This is a conference report that I wrote for the website of The Humanities Centre for Advanced Studies “Multiple Secularities – Beyond the West, Beyond Modernities” at the University of Leipzig, where I currently work. Here is the link for the original post.
Between 10 and 12 March 2017, the Third Conference of the Arab Council for the Social Sciences (ACSS) took place in Beirut, Lebanon under the title: State, Sovereignty and Social Space in the Arab Region: Emerging Historical and Theoretical Approaches. The ACSS was established in 2008 to promote social scientific research and knowledge production in the Arab world, enhance the role of social science in Arab public life, and inform public policy in the region. The conference took place at the Crowne Plaza Hotel and consisted of 38 panels in addition to four roundtable discussions, a keynote, and a number of presentations. Lectures and discussions were conducted in three languages (Arabic, English, and French) with simultaneous interpretation available for every session. The papers presented by around 200 active participants covered a wide variety of themes in political science, anthropology, and sociology.
The volatile conditions in many Arab countries—ranging from terrorism, through civil strife, to authoritarian repression (including the curtailment of academic freedoms*)—cast their shadow over discussions in the conference. There was an aura of pessimism but at the same time a sense of urgency for social scientists in the Arab region to employ their knowledge to observe and contribute positively to social change in their countries. While the conference was not concerned with religion per se, there have been some papers and sessions that dealt with religion from various perspectives. In a roundtable discussion chaired by Professor Aziz al-Azmeh from the Central European University (CEU) in Budapest, a new research project under the title “Striking from the Margins: Religion, State and Disintegration in the Middle East” was introduced. The project, which is hosted by the Center for Religious Studies at the CEU, aims at developing a new analytical framework to study the processes whereby forces that used to be marginal have been moving to the center of power in some Arab countries, especially Syria and Iraq. It examines, in particular, how certain religious movements are contributing to the explosion of violence as well as social and political disintegration by imposing a puritanical form of religion, not as a social sphere that is distinct from or embedded in society, but as an alternative to society itself. The second speaker in this session, Harith al-Qarawee, presented his research project, in which he investigates how neo-patrimonialism, among other factors, weakened the Iraqi post-colonial state and contributed to its withdrawal (institutionally and ideologically) from society, which allowed for Islamist movements (both Shi’i and Sunni) to move from the margins to fill the void. Harout Akdedian, on his part, is examining how the expansion of religious charities under Bashar al-Assad played a significant role in the rise of armed Islamist opposition after the eruption of the civil war in Syria.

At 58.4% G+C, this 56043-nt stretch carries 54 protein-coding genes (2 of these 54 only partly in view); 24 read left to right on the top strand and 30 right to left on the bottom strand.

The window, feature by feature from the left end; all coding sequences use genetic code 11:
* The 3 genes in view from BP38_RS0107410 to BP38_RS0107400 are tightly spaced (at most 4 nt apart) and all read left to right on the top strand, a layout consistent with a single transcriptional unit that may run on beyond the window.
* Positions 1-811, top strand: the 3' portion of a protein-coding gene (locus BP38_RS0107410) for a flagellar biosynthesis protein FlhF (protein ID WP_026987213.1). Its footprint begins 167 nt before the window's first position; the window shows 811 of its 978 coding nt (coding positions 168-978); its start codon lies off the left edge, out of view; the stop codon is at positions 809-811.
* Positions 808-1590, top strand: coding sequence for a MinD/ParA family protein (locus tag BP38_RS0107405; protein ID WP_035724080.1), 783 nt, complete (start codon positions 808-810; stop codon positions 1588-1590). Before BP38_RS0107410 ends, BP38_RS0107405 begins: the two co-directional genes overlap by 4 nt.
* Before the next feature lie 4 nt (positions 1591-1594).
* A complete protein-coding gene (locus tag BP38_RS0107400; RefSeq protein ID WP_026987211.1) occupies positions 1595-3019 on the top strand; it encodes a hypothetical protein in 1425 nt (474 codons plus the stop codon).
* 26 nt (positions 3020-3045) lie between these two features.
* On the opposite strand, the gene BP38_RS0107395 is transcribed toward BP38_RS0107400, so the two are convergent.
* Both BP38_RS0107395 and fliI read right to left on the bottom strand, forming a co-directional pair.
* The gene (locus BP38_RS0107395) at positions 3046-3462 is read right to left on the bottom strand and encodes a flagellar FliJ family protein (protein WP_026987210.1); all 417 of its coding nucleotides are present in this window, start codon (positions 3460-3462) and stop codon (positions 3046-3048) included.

Other papers dealing with religion came mostly from Morocco and Algeria. Rachid Saadi from the Centre regional des mètiers et de la formation (Morocco) analyzed tensions between the “authority of collective religiosity” and “personal liberties” in the case of a protest group calling for eating in public during fasting in Ramadan, in defiance of social taboos and a law that criminalizes such activity. Another presenter from Morocco, Abdelhakim Aboullouz (Ait Melloul University Campus), traced the evolution of Salafism in the country over the past five decades. He maintained that after the protests of February 2011, Salafism has transformed from a collection of marginal quietist “sects” that were used by the state to counter the influence of both socialist and Islamist oppositions to social movements that are actively engaged in politics. Mustapha Mujahidi (National Observatory of Education and Training) and Djilali El-Mestari (National Institute for Research in Education) in Algeria presented two papers about the religious field in the city of Ghardaia, where an ethno-religious Muslim community, the Mozabite Ibadis, coexist with Sunni Muslims.
The conference also included a number of presentations about projects run by the ACSS. Among them is the Arab Social Science Monitor, which is an observatory dedicated to surveying and assessing social scientific research in Arab countries and tracking its agendas and themes. Another noteworthy project, about which a short film was presented, aims at raising awareness among young people in the Arab world of the importance and prospects of studying social sciences.
Reported by Mohammad Magout
*Emad al-Din Shahin—a Professor of public policy at the American University of Cairo—was sentenced by the Egyptian regime to death in absentia in 2015.